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Book reviews for "Jackson,_Brooks" sorted by average review score:

Fresh Air: On Stage and Screen
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If you like the show, you'll like spending 3 hours with this
This is a refreshing way to spend your time listening to some of the best interviews from the show. I like the show but sometimes don't have time to catch it on NPR. This audio set gives me lots of the memorable interviews I've heard or partially heard over the years. It's a great collection of some of the folks who are major influences in their work. The inquisitive and probing questions of Terry Gross really open up conversations with the likes of Tracy Ullman and Dennis Franz, they sound like us. These are wonderful snippets of real life.

Kienholz: A Retrospective
Published in Hardcover by Distributed Art Publishers (1996)
Authors: Edward Kienholz, Nancy Reddin Kienholz, Walter Hopps, Rosetta Brooks, Monte Factor, Jurgen Harten, Richard Jackson, Alberta Mayo, Thomas McEvilley, and Marcus Raskin
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An Extraordinary Book
Published at the time of the Kienholz Retrospective Show at the Whitney Museum in 1996, this book not only documents that show with over 400 illustrations (many in color), it is also a tribute to Ed Kienholz, who died in 1994. Contributions by art historians, artists, friends and most importantly, Nancy Reddin Kienholz, make up a history that spans 4 decades. It begins with Ed's solo work in the Beat Era of the 1950s and continues with the collaborative work done by Ed and wife Nancy from 1972 to 1994. Even those who are not artists cannot help but be moved by this book. The stories are interesting, often funny and always personal. From collages to life-size environments, the work is not afraid to confront issues of cruelty or to embrace the forgotten in society. Unique vision, artistry and the materials of everyday life (collected at flea markets and junk shops) combine to make art that can be quiet with despair, cry out in anguish, or even make us laugh. Considered by some as ugly, this work is never dull or without compassion. As art historian and curator Walter Hopps says on the book jacket, "The work of Edward and Nancy Reddin Kienholz has had an enormous impact on the development of contemporary sculpture." I recommend this book to anyone interested in contemporary art or social science -- or who just appreciates a beautiful book and fascinating story.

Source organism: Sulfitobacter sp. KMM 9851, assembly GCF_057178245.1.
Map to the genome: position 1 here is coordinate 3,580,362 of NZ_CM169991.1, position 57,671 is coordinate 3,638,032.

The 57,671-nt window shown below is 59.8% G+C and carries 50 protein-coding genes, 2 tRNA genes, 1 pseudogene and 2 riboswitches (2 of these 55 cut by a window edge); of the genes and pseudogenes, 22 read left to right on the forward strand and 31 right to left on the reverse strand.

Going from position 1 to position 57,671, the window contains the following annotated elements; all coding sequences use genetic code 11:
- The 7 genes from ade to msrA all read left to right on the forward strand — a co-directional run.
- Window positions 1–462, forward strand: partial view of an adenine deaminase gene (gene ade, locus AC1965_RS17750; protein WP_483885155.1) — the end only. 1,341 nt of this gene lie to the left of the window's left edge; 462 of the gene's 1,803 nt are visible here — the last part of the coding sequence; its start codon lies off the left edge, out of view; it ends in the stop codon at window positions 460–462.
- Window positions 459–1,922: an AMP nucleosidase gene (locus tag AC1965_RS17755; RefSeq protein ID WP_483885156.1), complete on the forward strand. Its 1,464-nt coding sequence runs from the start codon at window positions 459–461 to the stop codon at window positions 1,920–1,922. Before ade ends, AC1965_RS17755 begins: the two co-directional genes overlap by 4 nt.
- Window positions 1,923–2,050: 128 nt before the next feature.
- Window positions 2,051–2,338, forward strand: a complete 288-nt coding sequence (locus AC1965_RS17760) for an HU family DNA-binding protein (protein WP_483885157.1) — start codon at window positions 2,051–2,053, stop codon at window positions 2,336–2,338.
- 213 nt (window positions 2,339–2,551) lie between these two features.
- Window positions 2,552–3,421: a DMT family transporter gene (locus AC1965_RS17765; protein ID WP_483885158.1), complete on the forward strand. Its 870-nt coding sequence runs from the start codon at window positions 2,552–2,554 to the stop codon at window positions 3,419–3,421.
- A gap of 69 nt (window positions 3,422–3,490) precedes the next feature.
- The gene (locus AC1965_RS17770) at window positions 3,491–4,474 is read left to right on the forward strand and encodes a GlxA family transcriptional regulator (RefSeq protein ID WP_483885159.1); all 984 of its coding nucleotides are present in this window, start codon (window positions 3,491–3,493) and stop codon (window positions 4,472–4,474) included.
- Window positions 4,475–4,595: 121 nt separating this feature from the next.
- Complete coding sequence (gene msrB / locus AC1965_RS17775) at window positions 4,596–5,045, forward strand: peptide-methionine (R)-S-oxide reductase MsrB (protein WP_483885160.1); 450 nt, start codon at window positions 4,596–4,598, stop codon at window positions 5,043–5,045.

Systems Engineering: Coping with Complexity
Published in Textbook Binding by Prentice Hall PTR (1998)
Authors: Richard Stevens, Peter Brook, Ken Jackson, and Stuart Arnold
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The description of the book has more meat than the book itself. This disappointing book is a 15 short chapter breeze through a multitude of subjects, and does not linger long on any single subject. There are some nice diagrams and ten thousand foot views crammed into 374 total pages (the page count vs. chapter count alone should indicate how superficial this book is). An example is the 21 pages devoted to weighty subjects encompassing project management tasks, configuration management, verification and validation, quality assurance, decisions and risks. Any one of the topics would have merited at least 20 page in a serious book on systems engineering. Useful to sales and marketing types who are selling systems engineering services, and executive management who might like a quick overview of systems engineering. This book is useless for technical professionals.

Provides a great overview of SE and sparks ideas
This book is a great introduction to the system engineering process. It might be lightweight for a practicing system engineer, but for an IT professional whose background is service delivery, production support and data center operations this book opened a whole new world.